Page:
But that’s not all that Vianello encountered when he simply tried to change people’s minds and behavior on the basis of his own experience.
When Vianello, still filled with Pauline zeal, had attempted to argue form the scars on his back, he was told his particular case proved nothing, that all of the statistics were false; besides, it wouldn’t happen to them. And he had then come to realize that most remarkable of truths about Italians: no truth existed beyond personal experience, and all evidence that contradicted personal belief was to be dismissed.
In other words, “If I haven’t experienced it, it can’t happen.” “If this isn’t something that I want to believe, it can’t be true.” “If this data conflicts with a belief that is important to me, I choose to reject the data rather than to adjust my belief.” Spend a few minutes on Twitter or your favorite social media outlet and you’ll find all of the above it all its glory.
Simply seeing the above sentences in black and white should be sufficient to demonstrate how ludicrous they are. But once again, there is a Protagoras in each of us: I am the decider of what is true and what is not, and my criteria for that decision are my own experience and what I want to be true. On a walk during the early weeks of pandemic shutdown eighteen months ago, Jeanne provided me with that day’s example of a phenomenon that all of us are bombarded with every day. The spouse of a well-regarded Protestant religious leader had just posted on Instagram that although formerly trustworthy sources agree that at the time over 180,000 (and counting) of her fellow American citizens have died of coronavirus, that’s a hoax. That’s fake news. “In fact,” she wrote, “only about 10,000 people have died of Covid-19.”
Why, in the face of massive data and facts to the contrary, would a presumably intelligent adult choose to believe this? Given our natural human tendency to believe what we want to believe, then baptize that belief as truth, rather than seeking to conform what we believe to what is demonstrably true, a good question to ask might be Why do I want to believe this? Why, in the face of contrary facts and data, is it important for me to reject the facts and hang on to this belief? What is at stake here? In the case of the woman in the above paragraph, someone who (along with her husband and his many thousands of followers) was and continues to be an evangelical Christian supporter of Donald Trump, the truth that 180,000 people had died on Donald Trump’s watch was inconvenient, to say the least. Therefore, it must not be true.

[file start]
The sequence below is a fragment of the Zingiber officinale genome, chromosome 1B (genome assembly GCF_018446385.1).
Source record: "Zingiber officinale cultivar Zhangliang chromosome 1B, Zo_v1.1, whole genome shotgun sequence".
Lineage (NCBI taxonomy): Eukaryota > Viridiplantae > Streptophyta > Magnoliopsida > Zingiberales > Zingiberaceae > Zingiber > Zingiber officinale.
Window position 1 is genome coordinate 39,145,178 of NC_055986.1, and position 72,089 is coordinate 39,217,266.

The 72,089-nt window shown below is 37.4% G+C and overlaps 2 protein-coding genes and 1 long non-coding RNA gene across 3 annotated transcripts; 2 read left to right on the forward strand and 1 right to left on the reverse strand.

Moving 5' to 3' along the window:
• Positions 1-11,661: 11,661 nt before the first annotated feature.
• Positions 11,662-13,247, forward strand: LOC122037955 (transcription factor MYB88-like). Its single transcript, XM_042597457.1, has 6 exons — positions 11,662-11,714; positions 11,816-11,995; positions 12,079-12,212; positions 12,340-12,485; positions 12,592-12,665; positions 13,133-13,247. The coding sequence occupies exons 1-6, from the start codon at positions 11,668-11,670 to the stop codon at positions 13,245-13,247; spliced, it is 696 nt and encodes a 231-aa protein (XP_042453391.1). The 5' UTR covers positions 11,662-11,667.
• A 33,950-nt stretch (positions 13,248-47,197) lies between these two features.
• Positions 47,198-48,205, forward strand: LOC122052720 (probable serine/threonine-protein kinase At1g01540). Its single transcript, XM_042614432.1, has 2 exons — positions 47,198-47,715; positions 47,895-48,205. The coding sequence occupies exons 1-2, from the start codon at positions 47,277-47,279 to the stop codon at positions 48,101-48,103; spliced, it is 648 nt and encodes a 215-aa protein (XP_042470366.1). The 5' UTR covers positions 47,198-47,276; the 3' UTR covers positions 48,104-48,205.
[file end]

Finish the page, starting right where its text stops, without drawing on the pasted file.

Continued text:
This dynamic has become so familiar over the past few years that many of us, myself included, have become numbed to it. But it is imperative to become deliberate and consistent fact-checkers—on our own beliefs. It may be part of human nature to twist facts beyond recognition in order to fit them into straitjackets of belief, but it is dangerous. Deliberate ignorance is both dangerous and deadly, as Albert Camus described in his novel The Plague.
On the whole, men are more good than bad; that, however, isn’t the real point. But they are more or less ignorant, and it is this that we call vice or virtue; the most incorrigible vice being that of an ignorance that fancies it knows everything and therefore claims for itself the right to kill. The soul of the murderer is blind; and there can be no true goodness nor true love without the utmost clearsightedness.